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the shockmaster


Dan Talks Rasslin'

Because It's Still Real to Me, Dammit

Live: WWE NXT Live - Washington Avenue Armory, Albany NY 5/16/15
the shockmaster

As I noted in the Rasslin' Roundup: The Cursed Weekend post, I haven't been to a WWE live show since 2002. So long ago, in fact, that the company was still the WWF, and the arena it was held in was still the Pepsi Arena (it's now the Times Union Center). It was the first Raw after the first brand extension draft, the one where Steve Austin had to choose whether to go to Ric Flair's Raw brand or Vince McMahon's Smackdown brand (also, it was the first Raw episode that used the set with that weird trapezoidal TitanTron). After that Raw, I didn't go to a live show again at all until a TNA house show at the same arena in late 2011, and didn't get super-hardcore about going to live events until the first House of Hardcore event in October of 2012. By that tme my interest in the WWE product had pretty well burned out completely. Raw and Smackdown tapings have come to the Times Union Center several times since then, but there's been little interest on my part with other wrestling products I get far more enjoyment out of running live events in the area.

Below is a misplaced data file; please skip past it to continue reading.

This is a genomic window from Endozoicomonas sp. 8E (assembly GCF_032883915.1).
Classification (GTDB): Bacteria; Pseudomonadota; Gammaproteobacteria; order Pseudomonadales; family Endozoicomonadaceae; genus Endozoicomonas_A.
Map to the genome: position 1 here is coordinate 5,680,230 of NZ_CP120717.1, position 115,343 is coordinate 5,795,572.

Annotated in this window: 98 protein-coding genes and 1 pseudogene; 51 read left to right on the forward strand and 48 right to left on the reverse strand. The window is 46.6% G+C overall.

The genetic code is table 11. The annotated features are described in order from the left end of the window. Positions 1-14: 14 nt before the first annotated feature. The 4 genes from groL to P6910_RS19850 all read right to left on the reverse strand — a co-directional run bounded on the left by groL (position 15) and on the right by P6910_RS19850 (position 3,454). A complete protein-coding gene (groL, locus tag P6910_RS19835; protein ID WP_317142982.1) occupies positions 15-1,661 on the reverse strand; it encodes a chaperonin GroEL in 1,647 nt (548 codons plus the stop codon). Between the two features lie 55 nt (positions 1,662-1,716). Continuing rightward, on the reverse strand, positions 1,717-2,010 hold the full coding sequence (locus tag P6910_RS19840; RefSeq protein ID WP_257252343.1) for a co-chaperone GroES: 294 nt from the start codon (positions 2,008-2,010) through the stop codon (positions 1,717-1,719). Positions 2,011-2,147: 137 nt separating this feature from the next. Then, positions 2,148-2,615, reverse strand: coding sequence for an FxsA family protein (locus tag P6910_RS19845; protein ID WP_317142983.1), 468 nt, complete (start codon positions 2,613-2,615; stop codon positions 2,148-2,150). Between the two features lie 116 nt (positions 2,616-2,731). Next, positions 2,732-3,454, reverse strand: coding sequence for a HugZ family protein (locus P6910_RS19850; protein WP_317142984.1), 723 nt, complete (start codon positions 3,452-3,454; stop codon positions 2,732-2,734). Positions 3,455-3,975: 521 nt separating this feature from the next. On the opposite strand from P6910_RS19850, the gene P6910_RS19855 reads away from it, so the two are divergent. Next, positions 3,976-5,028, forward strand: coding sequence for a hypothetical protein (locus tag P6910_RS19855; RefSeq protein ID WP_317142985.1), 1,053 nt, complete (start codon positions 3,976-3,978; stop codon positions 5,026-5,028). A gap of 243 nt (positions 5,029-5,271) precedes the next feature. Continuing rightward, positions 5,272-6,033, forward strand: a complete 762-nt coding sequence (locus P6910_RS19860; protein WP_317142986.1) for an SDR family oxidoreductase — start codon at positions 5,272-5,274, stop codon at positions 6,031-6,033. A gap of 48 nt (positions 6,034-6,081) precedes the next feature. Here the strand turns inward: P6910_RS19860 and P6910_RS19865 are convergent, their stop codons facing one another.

But NXT's not exactly the same thing. Though it is in fact WWE's farm league, it's booked almost like an independent promotion and many of their talents came recently from the indy scene. I'm not going into it completely cold, either - while I haven't been religiously following the NXT product, I do have at least a general sense of what's going on there and know many of the talents involved - the reigning champ I've even met in person - or at least have some sense of who they are. So with one of the small handful of NXT live shows outside of Florida on this mini-tour being held in Albany, why not give it a chance?